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Effects of Land Management on Different Forms of Soil Carbon in Olive Groves in Mediterranean Areas
- Fernández‐Romero, María Luisa, Lozano‐García, Beatriz, Parras‐Alcántara, Luis, Collins, Chris D., Clark, Joanna M.
- Land degradation & development 2016 v.27 no.4 pp. 1186-1195
- branches, carbon, conventional tillage, food processing wastes, groves, land management, leaves, no-tillage, oils, olives, soil, soil analysis, soil organic carbon, soil quality, weeds, Mediterranean region, Spain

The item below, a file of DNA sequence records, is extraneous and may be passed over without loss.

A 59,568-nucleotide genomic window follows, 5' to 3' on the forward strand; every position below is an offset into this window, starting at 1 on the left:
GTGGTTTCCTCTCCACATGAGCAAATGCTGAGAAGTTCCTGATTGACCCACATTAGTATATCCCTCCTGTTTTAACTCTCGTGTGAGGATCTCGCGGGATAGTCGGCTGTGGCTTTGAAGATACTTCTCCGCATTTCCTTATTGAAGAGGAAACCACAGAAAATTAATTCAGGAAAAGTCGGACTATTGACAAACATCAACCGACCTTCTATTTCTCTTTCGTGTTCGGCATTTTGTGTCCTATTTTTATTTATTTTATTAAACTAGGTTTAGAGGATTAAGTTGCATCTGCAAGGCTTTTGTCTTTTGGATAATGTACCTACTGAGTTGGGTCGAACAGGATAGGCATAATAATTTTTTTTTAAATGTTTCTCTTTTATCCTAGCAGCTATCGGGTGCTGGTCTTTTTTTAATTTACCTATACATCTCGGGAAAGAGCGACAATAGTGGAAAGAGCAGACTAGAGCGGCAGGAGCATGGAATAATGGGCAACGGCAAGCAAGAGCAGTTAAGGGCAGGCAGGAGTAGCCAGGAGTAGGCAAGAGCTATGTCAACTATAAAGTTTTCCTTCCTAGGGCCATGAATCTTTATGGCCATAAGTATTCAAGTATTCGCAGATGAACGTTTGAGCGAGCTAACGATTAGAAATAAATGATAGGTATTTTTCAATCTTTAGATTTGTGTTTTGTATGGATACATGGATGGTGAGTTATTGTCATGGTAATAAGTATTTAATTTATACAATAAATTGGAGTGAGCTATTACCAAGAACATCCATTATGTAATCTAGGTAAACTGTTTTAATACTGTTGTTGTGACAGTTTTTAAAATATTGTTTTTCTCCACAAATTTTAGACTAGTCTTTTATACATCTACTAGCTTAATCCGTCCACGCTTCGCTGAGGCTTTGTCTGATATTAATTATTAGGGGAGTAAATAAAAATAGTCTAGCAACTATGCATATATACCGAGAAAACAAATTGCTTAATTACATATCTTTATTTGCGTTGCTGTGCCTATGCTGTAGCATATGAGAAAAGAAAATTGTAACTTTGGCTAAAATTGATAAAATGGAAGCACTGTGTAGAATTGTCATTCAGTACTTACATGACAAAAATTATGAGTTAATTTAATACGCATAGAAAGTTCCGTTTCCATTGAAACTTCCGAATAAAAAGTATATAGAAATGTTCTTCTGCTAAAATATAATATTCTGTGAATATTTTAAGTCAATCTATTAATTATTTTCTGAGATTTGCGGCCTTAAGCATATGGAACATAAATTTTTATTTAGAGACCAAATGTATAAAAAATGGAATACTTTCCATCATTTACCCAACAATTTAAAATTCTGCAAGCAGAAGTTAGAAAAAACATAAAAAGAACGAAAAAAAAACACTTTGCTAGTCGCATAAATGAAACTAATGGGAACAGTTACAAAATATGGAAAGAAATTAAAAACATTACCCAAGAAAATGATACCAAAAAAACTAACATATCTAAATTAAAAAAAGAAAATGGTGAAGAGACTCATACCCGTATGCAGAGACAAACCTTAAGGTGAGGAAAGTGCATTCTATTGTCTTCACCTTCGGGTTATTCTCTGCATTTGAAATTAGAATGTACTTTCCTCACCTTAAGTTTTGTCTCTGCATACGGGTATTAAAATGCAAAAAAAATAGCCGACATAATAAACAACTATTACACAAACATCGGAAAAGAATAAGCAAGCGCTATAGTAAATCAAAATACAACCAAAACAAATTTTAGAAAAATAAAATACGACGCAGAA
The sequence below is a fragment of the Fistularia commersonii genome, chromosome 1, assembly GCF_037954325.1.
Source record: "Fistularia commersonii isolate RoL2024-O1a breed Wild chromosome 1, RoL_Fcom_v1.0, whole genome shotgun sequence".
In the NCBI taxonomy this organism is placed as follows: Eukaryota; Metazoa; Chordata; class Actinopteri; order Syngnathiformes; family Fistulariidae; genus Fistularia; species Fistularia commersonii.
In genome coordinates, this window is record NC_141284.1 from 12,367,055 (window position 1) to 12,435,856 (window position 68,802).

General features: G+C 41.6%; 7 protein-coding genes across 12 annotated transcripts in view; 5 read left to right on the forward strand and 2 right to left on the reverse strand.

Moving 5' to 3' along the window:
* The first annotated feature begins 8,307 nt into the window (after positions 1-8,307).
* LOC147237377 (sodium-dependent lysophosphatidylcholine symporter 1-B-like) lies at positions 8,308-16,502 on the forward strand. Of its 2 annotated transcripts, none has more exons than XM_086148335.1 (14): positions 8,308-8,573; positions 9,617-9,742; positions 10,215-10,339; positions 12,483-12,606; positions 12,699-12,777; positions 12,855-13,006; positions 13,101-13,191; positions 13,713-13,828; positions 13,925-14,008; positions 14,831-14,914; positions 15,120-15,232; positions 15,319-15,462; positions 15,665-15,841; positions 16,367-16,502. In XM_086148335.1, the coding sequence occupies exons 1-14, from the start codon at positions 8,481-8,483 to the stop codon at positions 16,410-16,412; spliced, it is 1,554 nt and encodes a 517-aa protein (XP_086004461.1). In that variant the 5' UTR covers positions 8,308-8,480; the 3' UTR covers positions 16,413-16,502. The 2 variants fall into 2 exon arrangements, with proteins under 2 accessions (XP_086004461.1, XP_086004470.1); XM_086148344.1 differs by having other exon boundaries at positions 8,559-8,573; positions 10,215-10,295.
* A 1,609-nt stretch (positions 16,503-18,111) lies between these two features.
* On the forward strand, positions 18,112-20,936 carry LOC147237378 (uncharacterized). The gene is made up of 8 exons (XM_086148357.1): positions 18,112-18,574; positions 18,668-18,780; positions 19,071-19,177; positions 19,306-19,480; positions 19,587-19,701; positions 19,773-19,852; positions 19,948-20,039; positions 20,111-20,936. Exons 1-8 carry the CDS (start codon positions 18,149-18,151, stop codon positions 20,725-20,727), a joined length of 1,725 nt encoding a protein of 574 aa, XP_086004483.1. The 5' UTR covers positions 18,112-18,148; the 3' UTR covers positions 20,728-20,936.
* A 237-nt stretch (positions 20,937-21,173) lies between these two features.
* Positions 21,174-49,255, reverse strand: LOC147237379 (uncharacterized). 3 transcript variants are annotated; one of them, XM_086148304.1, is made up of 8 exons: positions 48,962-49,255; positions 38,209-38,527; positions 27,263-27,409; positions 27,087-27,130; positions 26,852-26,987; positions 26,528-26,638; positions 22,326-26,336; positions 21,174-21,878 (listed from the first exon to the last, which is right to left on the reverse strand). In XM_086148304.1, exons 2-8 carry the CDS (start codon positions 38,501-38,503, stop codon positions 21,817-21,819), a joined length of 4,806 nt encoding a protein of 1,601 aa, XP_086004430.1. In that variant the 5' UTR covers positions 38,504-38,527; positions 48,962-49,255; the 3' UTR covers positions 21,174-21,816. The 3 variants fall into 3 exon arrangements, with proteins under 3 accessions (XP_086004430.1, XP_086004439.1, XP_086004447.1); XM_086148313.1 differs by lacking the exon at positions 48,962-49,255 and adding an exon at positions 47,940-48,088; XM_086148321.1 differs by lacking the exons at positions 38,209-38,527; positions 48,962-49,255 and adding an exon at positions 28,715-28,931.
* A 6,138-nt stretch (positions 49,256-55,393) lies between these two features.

- This study analyses soil organic carbon (SOC) and hot‐water extractable carbon, both measures of soil quality, under different land management—(i) conventional tillage (CT); (ii) CT plus the addition of oil mill waste alperujo (A); (iii) CT plus the addition of oil mill waste olive leaves (L); (iv) no tillage with chipped pruned branches (NT₁); and (v) no tillage with chipped pruned branches and weeds (NT₂)—in a typical Mediterranean agricultural area: the olive groves of Andalusia, southern Spain. SOC values in CT, A, NT₁ and NT₂ decreased with depth, but in NT₂, the surface horizon (0–5 cm) had higher values than the other treatments, 47% more than the average values in the other three soils. In L, SOC also decreased with depth, although there was an increase of 88·5% from the first (0–10 cm) to the second horizon (10–16 cm). Total SOC stock values were very similar under A (101·9 Mg ha⁻¹), CT (101·7 Mg ha⁻¹), NT₁ (105·8 Mg ha⁻¹) and NT₂ (111·3 Mg ha⁻¹, if we consider the same depth of the others). However, SOC under L was significantly higher (p < 0·05) at 250·2 Mg ha⁻¹. Hot‐water extractable carbon decreased with depth in A, CT and NT₁. NT₂ and L followed the same pattern as the other management types but with a higher value in the surface horizon (2·3 and 4·9 mg g⁻¹, respectively). Overall, our results indicate that application of oil mill waste olive leaves under CT (L) is a good management practice to improve SOC and reduce waste. Copyright © 2014 John Wiley & Sons, Ltd.